10 years on from the ‘Arab Spring’ uprising and the UK is still arming repression in Egypt

  • UK has licensed at least ¬£218 million worth of arms to Egypt since the 2011 uprising
  • Licences include small arms, ammunition and armoured vehicles. UK has also provided police and military training
  • Today marks 10 years since ‘day of anger’ that marked start of Egyptian uprising

 

Campaign Against Arms Trade has called for the UK Government to end its arms sales and support for the repressive Egyptian authorities. Today is the 10th anniversary of the ‘day of anger’ which saw a brutal crackdown on mass pro-democracy protests by the Egyptian authorities.

January 25th 2011, was the first of 18 days of protest which preceded the resignation of Hosni Mubarak as President. One leaked government report found that over 800 protesters were killed by Egyptian police over the course of the uprising.

At least 1,300 people were killed during protests in July-August 2013. Since then, hundreds of people have disappeared, either killed or imprisoned by the police or army, and tens of thousands of people have been put in prison.

After these massacres, EU countries agreed to suspend and review licences for ‚Äúany equipment which might be used for internal repression‚ÄĚ. The UK government¬†paused 48 of its¬†agreements to supply Egypt with arms. However, the sales quickly resumed.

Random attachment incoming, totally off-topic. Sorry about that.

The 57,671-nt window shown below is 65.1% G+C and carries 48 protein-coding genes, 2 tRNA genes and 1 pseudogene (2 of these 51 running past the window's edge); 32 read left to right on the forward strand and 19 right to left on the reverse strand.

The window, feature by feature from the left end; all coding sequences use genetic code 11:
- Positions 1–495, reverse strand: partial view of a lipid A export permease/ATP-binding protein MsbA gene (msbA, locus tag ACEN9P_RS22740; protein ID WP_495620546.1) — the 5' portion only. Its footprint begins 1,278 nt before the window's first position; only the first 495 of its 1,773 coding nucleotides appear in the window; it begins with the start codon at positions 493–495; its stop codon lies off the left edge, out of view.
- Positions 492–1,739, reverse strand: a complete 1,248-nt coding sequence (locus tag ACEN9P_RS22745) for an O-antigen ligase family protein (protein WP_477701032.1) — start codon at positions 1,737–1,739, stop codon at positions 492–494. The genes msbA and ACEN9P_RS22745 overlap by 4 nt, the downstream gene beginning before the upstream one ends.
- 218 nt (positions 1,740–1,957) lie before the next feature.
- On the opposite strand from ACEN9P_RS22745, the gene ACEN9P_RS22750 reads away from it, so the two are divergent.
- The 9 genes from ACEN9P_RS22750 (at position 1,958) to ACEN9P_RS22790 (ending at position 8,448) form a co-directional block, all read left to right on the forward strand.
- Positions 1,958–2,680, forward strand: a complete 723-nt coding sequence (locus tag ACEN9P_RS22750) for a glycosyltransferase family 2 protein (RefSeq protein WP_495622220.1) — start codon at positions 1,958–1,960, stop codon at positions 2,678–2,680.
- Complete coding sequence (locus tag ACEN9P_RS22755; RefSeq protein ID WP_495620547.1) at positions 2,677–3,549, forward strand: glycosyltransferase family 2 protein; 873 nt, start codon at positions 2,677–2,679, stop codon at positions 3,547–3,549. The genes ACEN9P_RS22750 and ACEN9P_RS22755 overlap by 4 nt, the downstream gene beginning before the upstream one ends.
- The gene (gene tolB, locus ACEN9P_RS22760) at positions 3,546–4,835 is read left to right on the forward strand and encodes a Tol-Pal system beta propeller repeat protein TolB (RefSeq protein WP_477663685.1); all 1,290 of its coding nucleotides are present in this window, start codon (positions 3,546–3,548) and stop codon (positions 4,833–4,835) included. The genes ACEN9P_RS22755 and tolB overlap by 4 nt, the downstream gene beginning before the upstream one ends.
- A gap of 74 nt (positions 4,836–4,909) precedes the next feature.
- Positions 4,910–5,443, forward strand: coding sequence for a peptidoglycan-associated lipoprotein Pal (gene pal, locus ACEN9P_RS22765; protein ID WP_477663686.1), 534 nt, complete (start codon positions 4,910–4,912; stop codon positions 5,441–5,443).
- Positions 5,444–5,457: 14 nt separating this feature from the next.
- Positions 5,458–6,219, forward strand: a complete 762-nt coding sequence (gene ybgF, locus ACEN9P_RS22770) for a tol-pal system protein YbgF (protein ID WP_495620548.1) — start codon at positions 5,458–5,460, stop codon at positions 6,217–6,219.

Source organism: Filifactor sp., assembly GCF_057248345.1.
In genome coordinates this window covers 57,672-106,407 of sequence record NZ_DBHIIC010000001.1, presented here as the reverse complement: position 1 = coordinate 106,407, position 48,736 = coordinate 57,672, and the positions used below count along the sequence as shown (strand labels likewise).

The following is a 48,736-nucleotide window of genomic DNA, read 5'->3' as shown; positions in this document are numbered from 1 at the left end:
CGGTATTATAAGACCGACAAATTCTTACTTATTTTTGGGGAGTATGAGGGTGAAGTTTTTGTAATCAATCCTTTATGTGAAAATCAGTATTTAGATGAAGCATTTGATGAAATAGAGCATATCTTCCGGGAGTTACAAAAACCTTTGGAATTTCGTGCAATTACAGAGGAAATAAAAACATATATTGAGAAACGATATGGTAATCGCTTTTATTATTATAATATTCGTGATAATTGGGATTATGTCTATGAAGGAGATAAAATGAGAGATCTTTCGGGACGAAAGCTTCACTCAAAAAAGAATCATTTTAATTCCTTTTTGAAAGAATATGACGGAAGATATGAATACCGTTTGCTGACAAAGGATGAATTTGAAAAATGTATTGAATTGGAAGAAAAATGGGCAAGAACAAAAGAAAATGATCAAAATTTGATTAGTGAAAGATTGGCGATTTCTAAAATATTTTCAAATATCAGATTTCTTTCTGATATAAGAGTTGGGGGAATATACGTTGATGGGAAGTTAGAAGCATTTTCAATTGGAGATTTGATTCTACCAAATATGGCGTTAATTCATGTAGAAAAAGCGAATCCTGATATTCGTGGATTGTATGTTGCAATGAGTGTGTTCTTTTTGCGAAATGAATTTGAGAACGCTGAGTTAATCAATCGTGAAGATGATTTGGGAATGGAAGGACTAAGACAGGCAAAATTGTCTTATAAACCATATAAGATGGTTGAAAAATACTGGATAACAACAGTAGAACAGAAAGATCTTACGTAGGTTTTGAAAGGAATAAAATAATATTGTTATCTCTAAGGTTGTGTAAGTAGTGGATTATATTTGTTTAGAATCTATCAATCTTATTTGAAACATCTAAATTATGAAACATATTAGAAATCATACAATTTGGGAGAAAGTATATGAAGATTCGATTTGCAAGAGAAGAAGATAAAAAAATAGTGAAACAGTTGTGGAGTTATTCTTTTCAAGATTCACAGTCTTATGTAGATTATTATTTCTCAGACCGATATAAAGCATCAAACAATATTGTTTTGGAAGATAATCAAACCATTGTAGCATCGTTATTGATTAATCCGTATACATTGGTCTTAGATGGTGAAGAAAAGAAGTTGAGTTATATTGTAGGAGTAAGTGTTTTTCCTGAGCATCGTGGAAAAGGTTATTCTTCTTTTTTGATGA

Since President al-Sisi took power in 2014, Egypt has seen some of the worst human rights abuses in its modern history. A 2019 submission to the UN by human rights groups¬†concluded¬†that “torture is a systematic practice in Egypt.”

Despite the repression and abuse, the UK continues to supply Egypt with a range of military equipment and the government has designated it a ‘core market‘ for further arms sales. In¬†2015¬†and¬†2020, Sisi made high-profile visits to Downing Street.

Since January 2011, the UK has licensed at least £218 million worth of arms to Egypt. These arms sales include:

  • ¬£49 million worth of ML6 licences (Armoured vehicles, tanks)
  • ¬£49 million worth of ML10 licences (components for aircraft, helicopters, drones)
  • ¬£22 million worth of ML1 licences (small arms)
  • ¬£2.6 million worth of PL5001 licences (Security and para-military police goods)
This is a conservative total that does not include arms sold using the secretive and opaque Open Licence system. This allows weapons to be transferred without a total value being published.
A Freedom of Information request by CAAT found that the UK has also provided training to the Egyptian police as recently as 2019, as well as military training for the Egyptian armed forces.

Andrew Smith of Campaign Against Arms Trade said: 10 years ago, millions of people across Egypt took to the street in protest against the violent repression of the Mubarak regime. The UK was among the arms-dealing governments that had ignored the atrocities until then, just as it is willingly ignoring them today.

The Egyptian authorities have an appalling record of torture and other abuses. The arms sales need to stop, and so does the hypocritical foreign policy that has allowed Boris Johnson and his colleagues to talk about the importance of human rights while providing an uncritical political and military support for Sisi and his brutal forces.”

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